Sometimes big things come in small packages. I was on the hunt for modestly priced phono stages to sing with my new Rega P3 turntable. My current entry level separate phono stage is the Schiit Mani, which at its price point ($149 USD) is a ridiculously great performer. Hower, my tastes have been trending upmarket with the addition of the P3. I spoke with Garth Leerer of Musical Surroundings and he graciously sent along a few phono stages for me to review. The first that I tried was the Clearaudio smart phono V2.
The Clearaudio smart phono V2 isn’t much bigger than a Mani, but wow does it provide some seriously big things in a tiny box.
Words and Photos by Graig Neville
Let me explain. This small, silver powerhouse is packed with features. Providing both moving magnet and moving coil settings hidden on the bottom of the unit isn’t unique, but it is smart and ergonomic.
Inside the Clearaudio smart phono V2
Settings for the Clearaudio smart phono V2 are set via dip switches and a pair of larger two-position buttons. This clears the top of the unit for a singular on/off button and a wheel. Both are lit in a pleasing blue.
The wheel is genius, as it allows for varyingly adjustable gain that tops out at 18dB. Moving magnet gain is 34dB and moving coil gain is 54dB plus the wheel gain. This gives the Clearaudio smart phono V2 a lot of flexibility, especially when working with a variety of preamplifiers–from those with very high gain to those with a more modest amount of gain while allowing for a useable volume control. I used the wheel to good effect with both my Dark Voice head amp, used as a preamp, and my reference Backert Rhumba Extreme 1.3. The Dark Voice has especially high gain, so the adjustability of the smart phono v2 was a terrific feature. A final dip switch on the bottom engages a subsonic filter to help with any nagging woofer flutter your turntable might develop.
I’ve had several phono stages in my system over the last year, and it’s shocking how different each one is when it comes to connectivity. Most components have a relatively standardized layout for plugging in cables. Phono stages seems to say, “Hey look at me, I’m UNIQUE!” The Clearaudio smart phono V2 was no exception. Make sure to read the labeling on the back of the unit, as I assumed I knew how to hook it up and I got it completely wrong. After wondering why no sound was forthcoming I reconnected everything properly and was quickly rewarded with great sound.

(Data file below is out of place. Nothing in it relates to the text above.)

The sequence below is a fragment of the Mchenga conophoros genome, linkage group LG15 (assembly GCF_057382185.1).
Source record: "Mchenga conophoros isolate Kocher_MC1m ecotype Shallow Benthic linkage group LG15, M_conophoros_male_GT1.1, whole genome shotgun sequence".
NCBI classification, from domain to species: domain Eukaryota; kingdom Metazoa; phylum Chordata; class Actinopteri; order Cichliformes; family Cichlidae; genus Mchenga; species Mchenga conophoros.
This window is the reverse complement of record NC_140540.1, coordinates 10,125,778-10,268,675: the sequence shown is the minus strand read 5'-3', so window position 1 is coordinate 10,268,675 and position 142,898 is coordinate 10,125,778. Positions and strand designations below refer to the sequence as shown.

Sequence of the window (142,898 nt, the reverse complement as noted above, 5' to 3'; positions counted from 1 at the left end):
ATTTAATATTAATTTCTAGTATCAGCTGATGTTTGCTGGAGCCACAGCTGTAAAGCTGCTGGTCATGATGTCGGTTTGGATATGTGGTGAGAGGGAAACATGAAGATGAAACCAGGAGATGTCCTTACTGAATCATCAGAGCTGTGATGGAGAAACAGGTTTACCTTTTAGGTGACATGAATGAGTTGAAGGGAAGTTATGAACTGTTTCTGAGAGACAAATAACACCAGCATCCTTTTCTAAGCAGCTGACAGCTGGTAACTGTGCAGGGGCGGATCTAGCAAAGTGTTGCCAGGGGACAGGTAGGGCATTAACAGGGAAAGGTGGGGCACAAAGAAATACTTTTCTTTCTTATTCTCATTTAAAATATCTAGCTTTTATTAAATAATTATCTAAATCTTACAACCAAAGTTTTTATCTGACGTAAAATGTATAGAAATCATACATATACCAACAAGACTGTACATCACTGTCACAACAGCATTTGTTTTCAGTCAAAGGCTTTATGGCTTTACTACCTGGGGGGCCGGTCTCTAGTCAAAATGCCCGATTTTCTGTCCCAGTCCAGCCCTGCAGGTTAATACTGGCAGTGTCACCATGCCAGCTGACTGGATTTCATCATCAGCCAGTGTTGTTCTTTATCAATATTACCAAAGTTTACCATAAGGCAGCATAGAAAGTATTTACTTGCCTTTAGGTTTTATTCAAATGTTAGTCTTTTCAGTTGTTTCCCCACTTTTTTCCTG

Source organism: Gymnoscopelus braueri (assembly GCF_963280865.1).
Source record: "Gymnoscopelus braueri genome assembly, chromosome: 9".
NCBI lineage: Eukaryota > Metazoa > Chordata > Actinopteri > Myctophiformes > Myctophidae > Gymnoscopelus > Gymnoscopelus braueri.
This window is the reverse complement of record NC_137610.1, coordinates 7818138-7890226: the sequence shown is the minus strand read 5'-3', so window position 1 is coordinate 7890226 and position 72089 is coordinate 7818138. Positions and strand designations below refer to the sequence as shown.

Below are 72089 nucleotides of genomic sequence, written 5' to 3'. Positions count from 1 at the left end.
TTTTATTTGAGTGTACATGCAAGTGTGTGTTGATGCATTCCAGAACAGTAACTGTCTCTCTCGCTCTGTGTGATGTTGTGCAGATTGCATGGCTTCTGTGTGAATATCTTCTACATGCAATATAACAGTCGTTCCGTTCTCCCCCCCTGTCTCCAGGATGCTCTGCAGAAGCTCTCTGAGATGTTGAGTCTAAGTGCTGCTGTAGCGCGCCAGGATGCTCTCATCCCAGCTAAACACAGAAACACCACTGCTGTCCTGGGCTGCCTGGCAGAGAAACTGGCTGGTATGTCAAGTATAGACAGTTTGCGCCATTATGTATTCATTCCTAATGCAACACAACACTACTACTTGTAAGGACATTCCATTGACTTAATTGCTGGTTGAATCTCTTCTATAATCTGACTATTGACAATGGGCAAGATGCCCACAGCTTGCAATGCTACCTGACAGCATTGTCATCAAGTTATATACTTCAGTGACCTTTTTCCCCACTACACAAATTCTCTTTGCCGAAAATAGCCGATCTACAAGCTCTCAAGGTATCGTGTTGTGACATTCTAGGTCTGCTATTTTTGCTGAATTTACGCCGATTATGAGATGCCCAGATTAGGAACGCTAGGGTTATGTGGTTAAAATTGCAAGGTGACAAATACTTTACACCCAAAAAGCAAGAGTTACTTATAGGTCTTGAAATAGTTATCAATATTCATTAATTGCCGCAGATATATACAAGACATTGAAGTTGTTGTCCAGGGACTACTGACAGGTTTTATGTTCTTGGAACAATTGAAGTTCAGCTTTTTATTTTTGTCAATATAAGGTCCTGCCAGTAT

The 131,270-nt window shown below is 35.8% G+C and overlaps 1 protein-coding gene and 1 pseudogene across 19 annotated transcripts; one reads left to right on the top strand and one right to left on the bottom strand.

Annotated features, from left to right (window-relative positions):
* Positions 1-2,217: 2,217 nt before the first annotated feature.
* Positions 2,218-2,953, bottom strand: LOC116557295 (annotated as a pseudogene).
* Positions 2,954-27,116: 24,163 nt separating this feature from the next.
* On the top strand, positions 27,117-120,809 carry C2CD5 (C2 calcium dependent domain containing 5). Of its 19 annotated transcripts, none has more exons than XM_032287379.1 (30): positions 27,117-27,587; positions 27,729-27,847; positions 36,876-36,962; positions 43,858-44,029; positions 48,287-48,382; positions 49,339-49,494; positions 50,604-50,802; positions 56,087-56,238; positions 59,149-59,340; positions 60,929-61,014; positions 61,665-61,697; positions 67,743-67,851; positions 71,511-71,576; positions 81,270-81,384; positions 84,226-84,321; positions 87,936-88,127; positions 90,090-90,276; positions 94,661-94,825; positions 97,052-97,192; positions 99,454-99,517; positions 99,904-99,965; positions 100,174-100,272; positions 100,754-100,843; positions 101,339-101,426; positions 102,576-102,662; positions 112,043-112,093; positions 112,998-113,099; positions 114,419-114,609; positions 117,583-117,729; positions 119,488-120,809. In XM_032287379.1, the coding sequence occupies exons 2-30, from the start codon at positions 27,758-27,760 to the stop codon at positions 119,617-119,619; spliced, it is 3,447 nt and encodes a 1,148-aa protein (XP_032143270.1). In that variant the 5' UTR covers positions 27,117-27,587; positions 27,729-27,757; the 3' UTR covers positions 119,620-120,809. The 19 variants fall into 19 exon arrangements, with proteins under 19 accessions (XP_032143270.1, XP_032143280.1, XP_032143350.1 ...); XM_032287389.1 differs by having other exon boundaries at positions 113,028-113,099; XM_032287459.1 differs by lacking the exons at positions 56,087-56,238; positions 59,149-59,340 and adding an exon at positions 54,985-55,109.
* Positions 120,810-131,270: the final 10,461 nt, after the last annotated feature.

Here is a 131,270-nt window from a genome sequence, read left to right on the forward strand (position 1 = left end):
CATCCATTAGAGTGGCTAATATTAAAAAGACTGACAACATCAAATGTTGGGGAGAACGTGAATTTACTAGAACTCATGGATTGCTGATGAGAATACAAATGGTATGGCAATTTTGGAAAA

Even something as simple as RIAA curves aren’t completely standardized. The Clearaudio smart phono V2 uses the Nach RIAA standard, which falls within ±0.3dB from 10Hz – 100Hz.
The Clearaudio smart phono V2 is solid state and weighs in at 1⅓ lbs (620 grams) and is less than five inches by four inches in size. Pricing for the Clearaudio smart phono V2 is $775. It’s petite enough to be tucked away next to your turntable or preamplifier, but good looking enough to be placed in easy reach to use the gain wheel and power button. In my opinion, I liked the looks and ergonomics and I’m a sucker for a soft blue glow when the lights are off.
Clearaudio smart phono V2: Pint-Sized Powerhouse
Clearaudio is known for its upmarket turntables and cartridges, but the smart phono V2, despite its price and size, is a powerhouse. I used both moving magnet and moving coil cartridges with the smart phono.
I started with the Hana SH, which technically is a high output moving coil but uses the moving magnet settings so I’m calling it close enough. With the Hana SH cartridge mounted on the Rega P3, differences between phono stages were dramatic and easily differentiated between units. The sound was punchy, vibrant, and added slam, tempo, and excitement to the music. I noticed right away that the Clearaudio smart phono v2 is far less colored than my Schiit Mani. While the Mani is, once again, excellent for its price, the Clearaudio smart phono V2 is over five times the price and worth every penny.